‘as revolutionary cadets in training’. the more consumers it brings in contact with the production process—in short. whereby the trilogy’s science fiction scenario models a revolutionary success that can be duplicated by readers recruited to cut-up methods by these novels: ‘Burroughs’s readers are clearly cast’. as Robin Lydenberg puts it. it must be able to place an improved apparatus at their disposal. is that a writer’s production must have the character of a model: it must be able to instruct other writers in their production and. while Burroughs campaigned fulltime with messianic zeal for an entire decade. my translation). How many have experimented? It is. where are all the cut-up revolutionaries? In the first full-length critical study of Burroughs. the more readers or spectators it turns into collaborators. impossible to estimate. therefore. French critic Philippe Mikriammos commented on the success of cut-up methods by observing that the number who had experimented with them is ‘beyond any doubt. if any. But in what sense. What we do know is . This apparatus will be the better. promoted freely according to the ‘Open Bank’ policy announced in Minutes to Go (MTG 43). (1934:98) The promise of the cut-up method. Murphy is surely right to observe that ‘the most compelling measure of success of the Nova trilogy’ turns on effects that last ‘only for a moment’ and only for ‘a small group of readers’ (1997:139).qxd 3/27/04 11:29 AM Page 187 Cutting up Politics 187 Benjamin’s critique of the productive relations of literature. that it belongs in a separate dimension outside the textual economy of the trilogy.Schn_ch11. when this dimension is taken into account for Burroughs’s cut-up novels (as distinct from his mass of short. In which case. made in ‘The Author as Producer’: The crucial point. exemplary or polemical magazine texts). surely. However. did it work? Timothy S. True enough—but then Tzara’s promotion was a one-off stunt. urgent promotion of cut-up methods as a mass tool is of no relevance. far greater than those who applied the method of Tzara’ (1975:63. secondly. and never entirely stopped for another quarter of a century. this assumes that Burroughs’s constant. is therefore material and literal—as Gysin put it in the title text: ‘the writing machine is for everybody/ do it yourself’ (MTG 5). the result is a worrying literalism. so that Nova Express is ‘an advanced seminar review of what the reader should have learned’ from the two previous novels (1987:96). On the other hand.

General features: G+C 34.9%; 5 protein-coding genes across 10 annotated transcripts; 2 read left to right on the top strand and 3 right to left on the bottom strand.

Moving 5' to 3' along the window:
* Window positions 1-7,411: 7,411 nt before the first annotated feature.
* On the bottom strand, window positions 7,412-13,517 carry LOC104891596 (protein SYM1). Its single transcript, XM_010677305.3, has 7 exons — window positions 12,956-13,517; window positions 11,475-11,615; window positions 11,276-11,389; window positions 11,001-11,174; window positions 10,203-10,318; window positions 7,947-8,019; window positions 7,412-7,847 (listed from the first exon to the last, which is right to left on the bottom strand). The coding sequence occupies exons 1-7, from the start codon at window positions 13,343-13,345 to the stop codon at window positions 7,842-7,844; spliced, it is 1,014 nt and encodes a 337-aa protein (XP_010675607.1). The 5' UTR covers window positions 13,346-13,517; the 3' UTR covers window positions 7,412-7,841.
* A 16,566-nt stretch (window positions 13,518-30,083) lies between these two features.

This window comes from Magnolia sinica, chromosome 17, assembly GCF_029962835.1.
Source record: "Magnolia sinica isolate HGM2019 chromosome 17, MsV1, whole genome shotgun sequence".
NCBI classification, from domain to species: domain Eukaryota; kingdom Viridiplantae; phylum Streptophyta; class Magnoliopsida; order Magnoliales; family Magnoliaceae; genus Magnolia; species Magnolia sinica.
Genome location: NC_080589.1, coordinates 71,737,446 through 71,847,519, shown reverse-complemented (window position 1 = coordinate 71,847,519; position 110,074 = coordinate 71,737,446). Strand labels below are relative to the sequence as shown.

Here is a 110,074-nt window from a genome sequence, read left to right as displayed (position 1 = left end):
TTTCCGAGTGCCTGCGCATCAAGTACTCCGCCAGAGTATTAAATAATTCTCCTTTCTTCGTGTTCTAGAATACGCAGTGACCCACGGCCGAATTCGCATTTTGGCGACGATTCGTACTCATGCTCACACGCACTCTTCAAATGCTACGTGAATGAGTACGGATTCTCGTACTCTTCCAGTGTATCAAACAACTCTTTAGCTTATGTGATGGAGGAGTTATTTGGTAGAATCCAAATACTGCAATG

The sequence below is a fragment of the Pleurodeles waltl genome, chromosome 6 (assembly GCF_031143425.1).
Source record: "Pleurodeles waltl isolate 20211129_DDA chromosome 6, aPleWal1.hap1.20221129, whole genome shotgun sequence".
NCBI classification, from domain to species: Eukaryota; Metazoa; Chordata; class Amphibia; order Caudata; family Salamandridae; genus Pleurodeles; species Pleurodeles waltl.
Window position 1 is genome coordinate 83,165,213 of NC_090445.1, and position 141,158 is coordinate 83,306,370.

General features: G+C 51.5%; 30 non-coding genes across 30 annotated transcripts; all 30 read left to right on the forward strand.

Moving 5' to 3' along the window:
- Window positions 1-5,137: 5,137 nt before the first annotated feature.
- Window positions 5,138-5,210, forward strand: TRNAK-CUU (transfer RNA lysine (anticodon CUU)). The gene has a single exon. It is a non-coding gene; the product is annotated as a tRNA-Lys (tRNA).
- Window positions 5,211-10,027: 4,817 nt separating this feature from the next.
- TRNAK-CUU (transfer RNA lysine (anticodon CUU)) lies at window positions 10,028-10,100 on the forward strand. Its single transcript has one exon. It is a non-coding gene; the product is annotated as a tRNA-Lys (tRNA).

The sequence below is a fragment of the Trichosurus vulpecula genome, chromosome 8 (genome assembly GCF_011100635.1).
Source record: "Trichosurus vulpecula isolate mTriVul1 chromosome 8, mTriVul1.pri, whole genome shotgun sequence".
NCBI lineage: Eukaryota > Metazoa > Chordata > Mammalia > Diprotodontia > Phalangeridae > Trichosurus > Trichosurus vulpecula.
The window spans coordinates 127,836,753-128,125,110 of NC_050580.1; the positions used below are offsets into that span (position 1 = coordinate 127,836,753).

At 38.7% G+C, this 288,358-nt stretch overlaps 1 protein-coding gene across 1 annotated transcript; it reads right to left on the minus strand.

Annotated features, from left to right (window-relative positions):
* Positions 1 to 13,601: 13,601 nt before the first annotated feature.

In ‘The Invisible Generation’ (1966). since only Burroughs could make it work—consistently. With due respect to Norse and Weissner. none of these figures took up the practice for long enough or in such a way as to become identified with it. As before. namely. surely unmatched by any other writer. And where did Burroughs end up.qxd 3/27/04 11:29 AM Page 188 188 Writing. Paul Bowles recalled that Burroughs had replied that ‘ “in the hands of a master” it became a viable technique’ (1972:349). this became another call to arms: ‘any number can play anyone with a tape recorder controlling the sound track can influence and create events’ (now in TE2 207). consider the fate of the cut-up community that formed in the so-called Beat Hotel. In Minutes to Go. everyone who took up the practice faded away—except Burroughs. the therapeutic claims for an individual practice—‘such exercises bring you liberation from old association locks’ (now in TE2 206)—coincided . he noted in ‘A Tape Recorder Experiment’. ‘the tip off came from those who wish to monopolize and control the techniques by which so called “reality” is formed and directed’ (1966:20). Instrument something much more limited. This is a genuine measure of achievement. another text that promoted a technology available to all. titled Beat Hotel. because it so flatly contradicts the politics of the ‘Open Bank’ policy. But Harold Norse […] has remained one of the “Old Masters” ’ (1983:xii). Sign. it ever properly constituted one. Equally. the number and range of published works based on cut-up methods. On the other hand. In his introduction to Harold Norse’s collection of cut-up texts. as a creative practice available to others.Schn_ch11. but whether. Burroughs in effect gave up on the cut-up writing machine and reinvested his key claims for the methods in a different technology: ‘As usual’. Since there was only ever one master. productively—then we have to wonder not so much about the success of the method. a decade after Minutes to Go? With Electronic Revolution. the notion of an ‘Old Cut-Up Master’ is revealing. Challenging Burroughs about ‘the advisability of using the cut-up method in fiction’. Success has been judged most often. therefore. from Kathy Acker to John Zorn. After six years of intensive experiments. the cut-up method had been publicized in anticipation of further technological development: ‘be your own agent until we deliver/the machine in commercially reasonable quantities’ (MTG 5). In this regard. by citing the method’s fertile creative influence on a roll call of artists experimenting in various media. the German cut-up artist Carl Weissner stated: ‘All the other practitioners quickly faded away.